Barbara Beck, Chief Executive Officer of Learning Care Group Incorporated, a board member since 2008. Mr. Arthur Higgins, consultant for Blackstone Healthcare Partners of Blackstone Group, long experience at Abbott previously, and been a board member since 2010. Joel Johnson, Joel is a retired Chairman and Chief Executive Officer of Hormel Foods Corporation, been a board member since 1996. We have Jerry Levin, Chairman and Chief Executive Officer of Wilton Brands and been a board member since 1992. And Jerry also serves as our Lead Director. Bob Lumpkins, Chairman of the Board of the Mosaic Company, prior to that, he was vice chair and CFO at Cargill for many years, board member since 1999. Scott O'Hara, board member since 2009, Executive Vice President of H.J. Heinz Company. Dan Sanders, retired President of Exxon Mobil Chemical Company and Vice President of Exxon Mobil Corporation, been a board member since 2011. Previously was a boardmember of Nalco. We were very excited to have Dan come on over and bring his experience and his perspective, particularly in the Energy segment. We have "Meg" Mary VanDeWeghe, who is Chief Executive Officer and President of Forte Consulting, board member since 2011. And again, a member coming over from the Nalco board. And again, very excited to have Meg on the team, bringing her experience. And then finally myself, Chairman of the board and currently CEO also of Ecolab, been a member of the board since 2004.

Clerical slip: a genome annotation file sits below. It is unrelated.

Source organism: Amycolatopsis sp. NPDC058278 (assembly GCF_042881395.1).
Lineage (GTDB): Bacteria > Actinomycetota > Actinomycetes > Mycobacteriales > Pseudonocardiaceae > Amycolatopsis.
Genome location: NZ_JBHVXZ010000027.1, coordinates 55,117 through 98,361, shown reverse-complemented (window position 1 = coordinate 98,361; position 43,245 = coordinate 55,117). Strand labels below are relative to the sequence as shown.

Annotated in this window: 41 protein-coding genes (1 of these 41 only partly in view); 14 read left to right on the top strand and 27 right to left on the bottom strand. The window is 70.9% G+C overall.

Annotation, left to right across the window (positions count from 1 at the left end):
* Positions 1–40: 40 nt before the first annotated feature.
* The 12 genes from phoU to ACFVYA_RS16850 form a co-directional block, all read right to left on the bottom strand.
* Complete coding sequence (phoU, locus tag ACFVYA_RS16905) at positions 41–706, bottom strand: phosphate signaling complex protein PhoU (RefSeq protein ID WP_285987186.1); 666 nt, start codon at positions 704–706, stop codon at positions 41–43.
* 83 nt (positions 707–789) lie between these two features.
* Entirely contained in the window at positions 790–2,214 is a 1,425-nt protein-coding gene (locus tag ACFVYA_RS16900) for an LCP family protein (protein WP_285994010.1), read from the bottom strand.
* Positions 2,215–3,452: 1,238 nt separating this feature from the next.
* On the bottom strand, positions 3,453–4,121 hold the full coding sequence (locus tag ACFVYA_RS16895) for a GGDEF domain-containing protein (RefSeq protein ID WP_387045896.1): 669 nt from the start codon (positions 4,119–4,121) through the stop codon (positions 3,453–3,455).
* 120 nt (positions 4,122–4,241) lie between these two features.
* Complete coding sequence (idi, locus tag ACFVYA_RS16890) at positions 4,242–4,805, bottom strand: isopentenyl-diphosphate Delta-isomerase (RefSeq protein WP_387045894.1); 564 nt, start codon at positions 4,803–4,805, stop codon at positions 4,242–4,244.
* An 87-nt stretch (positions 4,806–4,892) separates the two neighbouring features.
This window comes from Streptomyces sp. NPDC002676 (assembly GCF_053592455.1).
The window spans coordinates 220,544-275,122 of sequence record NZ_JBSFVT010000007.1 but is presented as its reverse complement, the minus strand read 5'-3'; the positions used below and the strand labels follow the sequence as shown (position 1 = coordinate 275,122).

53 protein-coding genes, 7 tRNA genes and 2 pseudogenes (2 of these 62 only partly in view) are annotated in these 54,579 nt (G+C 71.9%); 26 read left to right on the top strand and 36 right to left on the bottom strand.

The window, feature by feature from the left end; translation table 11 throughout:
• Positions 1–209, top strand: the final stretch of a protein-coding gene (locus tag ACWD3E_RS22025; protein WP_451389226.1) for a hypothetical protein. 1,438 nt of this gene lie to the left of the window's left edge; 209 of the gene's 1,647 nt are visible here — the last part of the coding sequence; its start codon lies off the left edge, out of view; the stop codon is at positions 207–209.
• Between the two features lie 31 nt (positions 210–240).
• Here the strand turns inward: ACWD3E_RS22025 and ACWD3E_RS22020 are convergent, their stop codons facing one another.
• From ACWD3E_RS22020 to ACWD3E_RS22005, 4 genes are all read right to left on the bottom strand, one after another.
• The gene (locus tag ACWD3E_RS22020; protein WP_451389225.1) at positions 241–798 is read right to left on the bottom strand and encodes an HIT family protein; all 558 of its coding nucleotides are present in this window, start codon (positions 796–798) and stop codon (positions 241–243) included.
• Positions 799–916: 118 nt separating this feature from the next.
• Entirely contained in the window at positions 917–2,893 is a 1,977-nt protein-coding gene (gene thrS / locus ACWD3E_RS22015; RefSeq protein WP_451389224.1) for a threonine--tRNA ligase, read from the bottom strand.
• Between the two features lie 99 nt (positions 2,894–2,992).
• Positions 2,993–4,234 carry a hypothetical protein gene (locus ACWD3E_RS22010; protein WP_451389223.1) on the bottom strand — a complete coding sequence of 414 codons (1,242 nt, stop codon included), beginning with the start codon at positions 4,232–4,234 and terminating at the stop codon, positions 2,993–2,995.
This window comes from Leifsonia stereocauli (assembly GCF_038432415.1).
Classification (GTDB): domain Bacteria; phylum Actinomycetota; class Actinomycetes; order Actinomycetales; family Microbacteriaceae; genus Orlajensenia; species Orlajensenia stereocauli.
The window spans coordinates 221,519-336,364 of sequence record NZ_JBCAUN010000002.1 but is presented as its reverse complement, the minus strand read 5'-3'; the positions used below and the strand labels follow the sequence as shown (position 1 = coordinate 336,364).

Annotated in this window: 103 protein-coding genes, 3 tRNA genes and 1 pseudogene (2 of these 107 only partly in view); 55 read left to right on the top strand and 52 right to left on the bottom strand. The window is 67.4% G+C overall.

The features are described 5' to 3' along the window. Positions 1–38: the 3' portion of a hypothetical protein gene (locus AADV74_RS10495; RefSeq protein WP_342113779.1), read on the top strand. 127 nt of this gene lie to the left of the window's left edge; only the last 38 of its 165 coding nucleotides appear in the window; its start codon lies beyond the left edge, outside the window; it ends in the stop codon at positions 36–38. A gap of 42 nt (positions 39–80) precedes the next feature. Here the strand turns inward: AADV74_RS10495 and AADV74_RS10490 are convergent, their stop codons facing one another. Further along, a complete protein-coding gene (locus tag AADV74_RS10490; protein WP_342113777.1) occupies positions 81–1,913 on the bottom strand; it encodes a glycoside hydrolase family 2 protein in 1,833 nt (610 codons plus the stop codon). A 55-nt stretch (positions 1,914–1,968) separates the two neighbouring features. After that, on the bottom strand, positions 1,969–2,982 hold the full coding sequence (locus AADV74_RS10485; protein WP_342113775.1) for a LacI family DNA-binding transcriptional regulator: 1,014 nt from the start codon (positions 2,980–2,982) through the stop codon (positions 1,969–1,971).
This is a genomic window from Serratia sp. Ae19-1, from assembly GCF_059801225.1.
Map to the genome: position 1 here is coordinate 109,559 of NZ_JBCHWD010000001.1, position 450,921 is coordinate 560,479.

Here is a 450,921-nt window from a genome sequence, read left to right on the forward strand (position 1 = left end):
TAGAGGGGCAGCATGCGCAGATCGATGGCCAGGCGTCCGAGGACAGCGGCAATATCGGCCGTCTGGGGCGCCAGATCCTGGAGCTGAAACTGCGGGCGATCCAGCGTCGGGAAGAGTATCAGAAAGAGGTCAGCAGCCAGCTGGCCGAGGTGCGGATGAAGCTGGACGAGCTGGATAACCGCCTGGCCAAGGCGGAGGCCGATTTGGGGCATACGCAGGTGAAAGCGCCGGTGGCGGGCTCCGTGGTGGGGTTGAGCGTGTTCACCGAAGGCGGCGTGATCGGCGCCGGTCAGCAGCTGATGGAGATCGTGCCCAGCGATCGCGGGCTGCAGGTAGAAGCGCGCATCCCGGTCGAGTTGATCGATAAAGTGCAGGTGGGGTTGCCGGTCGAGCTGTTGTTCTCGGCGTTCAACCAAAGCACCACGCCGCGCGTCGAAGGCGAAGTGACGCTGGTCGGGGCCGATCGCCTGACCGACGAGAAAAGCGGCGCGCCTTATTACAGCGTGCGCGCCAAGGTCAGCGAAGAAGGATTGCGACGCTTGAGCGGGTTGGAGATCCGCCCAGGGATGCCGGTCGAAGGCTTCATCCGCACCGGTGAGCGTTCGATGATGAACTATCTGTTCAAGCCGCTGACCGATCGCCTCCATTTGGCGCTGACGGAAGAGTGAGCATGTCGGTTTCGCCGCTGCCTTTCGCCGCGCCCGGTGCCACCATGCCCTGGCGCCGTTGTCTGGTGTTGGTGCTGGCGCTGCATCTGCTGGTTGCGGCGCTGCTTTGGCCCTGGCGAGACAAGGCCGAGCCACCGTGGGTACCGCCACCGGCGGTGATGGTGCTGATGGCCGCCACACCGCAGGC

So with that, I'm going to turn it over to Jim for the formal part of the meeting and then again I'll get up and share perspective on the business and then we'll have Q&A. So to Seifert.
James J. Seifert
Thank you, Doug, and good morning, everyone. Notice of the meeting was timely given to the holders of our common stock with more than 88% of the issued and outstanding shares represented. A quorum is present for the conducting of business. There are 6 items properly brought before the stockholders today. The first item is to elect 5 Class II Directors, Les Biller, Gerry Grundhofer, Michael Larson, Vicky Reich and John Zillmer, for a one year term ending at the 2013 Annual Meeting. The second item is ratification of the appointment of Price Waterhouse Coopers as the company's independent registered public accounting firm for the current year ending December 31, 2012. The third item is to approve amendments to the Ecolab restated certificate of incorporation to eliminate super-majority voting. The fourth item is to approve, on an advisory basis, the compensation of the executives disclosed in the Proxy Statement. The board recommends the vote for each of the Director nominees and a vote for items 2, 3 and 4, for the reasons set forth in the Proxy Statement.
The fifth item is a stockholder proposal requesting the board to provide an annual advisory vote on political contributions in the communication expenditures. I now recognize a representative of NorthStar Asset Management to present their proposal. Meeting rules allot 3 minutes for your comments.